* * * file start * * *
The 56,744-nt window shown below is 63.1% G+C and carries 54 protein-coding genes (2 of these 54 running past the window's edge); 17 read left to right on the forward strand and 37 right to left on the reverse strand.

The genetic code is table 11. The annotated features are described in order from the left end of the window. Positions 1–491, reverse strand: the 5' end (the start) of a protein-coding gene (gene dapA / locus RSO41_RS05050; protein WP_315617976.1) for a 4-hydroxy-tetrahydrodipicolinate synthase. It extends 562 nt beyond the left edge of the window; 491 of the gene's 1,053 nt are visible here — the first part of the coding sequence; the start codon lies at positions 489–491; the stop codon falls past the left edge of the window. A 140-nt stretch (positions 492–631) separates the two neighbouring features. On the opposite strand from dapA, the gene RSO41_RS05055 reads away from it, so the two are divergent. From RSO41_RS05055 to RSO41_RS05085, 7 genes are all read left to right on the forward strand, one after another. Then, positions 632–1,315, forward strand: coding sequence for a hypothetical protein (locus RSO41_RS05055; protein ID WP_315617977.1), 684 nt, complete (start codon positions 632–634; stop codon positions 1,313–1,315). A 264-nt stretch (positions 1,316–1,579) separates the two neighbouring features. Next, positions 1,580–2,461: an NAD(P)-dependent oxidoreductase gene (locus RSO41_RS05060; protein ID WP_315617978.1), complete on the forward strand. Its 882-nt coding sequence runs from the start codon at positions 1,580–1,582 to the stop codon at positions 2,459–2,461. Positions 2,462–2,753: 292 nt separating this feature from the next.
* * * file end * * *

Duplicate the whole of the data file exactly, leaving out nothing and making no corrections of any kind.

The 56,744-nt window shown below is 63.1% G+C and carries 54 protein-coding genes (2 of these 54 running past the window's edge); 17 read left to right on the forward strand and 37 right to left on the reverse strand.

The genetic code is table 11. The annotated features are described in order from the left end of the window. Positions 1–491, reverse strand: the 5' end (the start) of a protein-coding gene (gene dapA / locus RSO41_RS05050; protein WP_315617976.1) for a 4-hydroxy-tetrahydrodipicolinate synthase. It extends 562 nt beyond the left edge of the window; 491 of the gene's 1,053 nt are visible here — the first part of the coding sequence; the start codon lies at positions 489–491; the stop codon falls past the left edge of the window. A 140-nt stretch (positions 492–631) separates the two neighbouring features. On the opposite strand from dapA, the gene RSO41_RS05055 reads away from it, so the two are divergent. From RSO41_RS05055 to RSO41_RS05085, 7 genes are all read left to right on the forward strand, one after another. Then, positions 632–1,315, forward strand: coding sequence for a hypothetical protein (locus RSO41_RS05055; protein ID WP_315617977.1), 684 nt, complete (start codon positions 632–634; stop codon positions 1,313–1,315). A 264-nt stretch (positions 1,316–1,579) separates the two neighbouring features. Next, positions 1,580–2,461: an NAD(P)-dependent oxidoreductase gene (locus RSO41_RS05060; protein ID WP_315617978.1), complete on the forward strand. Its 882-nt coding sequence runs from the start codon at positions 1,580–1,582 to the stop codon at positions 2,459–2,461. Positions 2,462–2,753: 292 nt separating this feature from the next.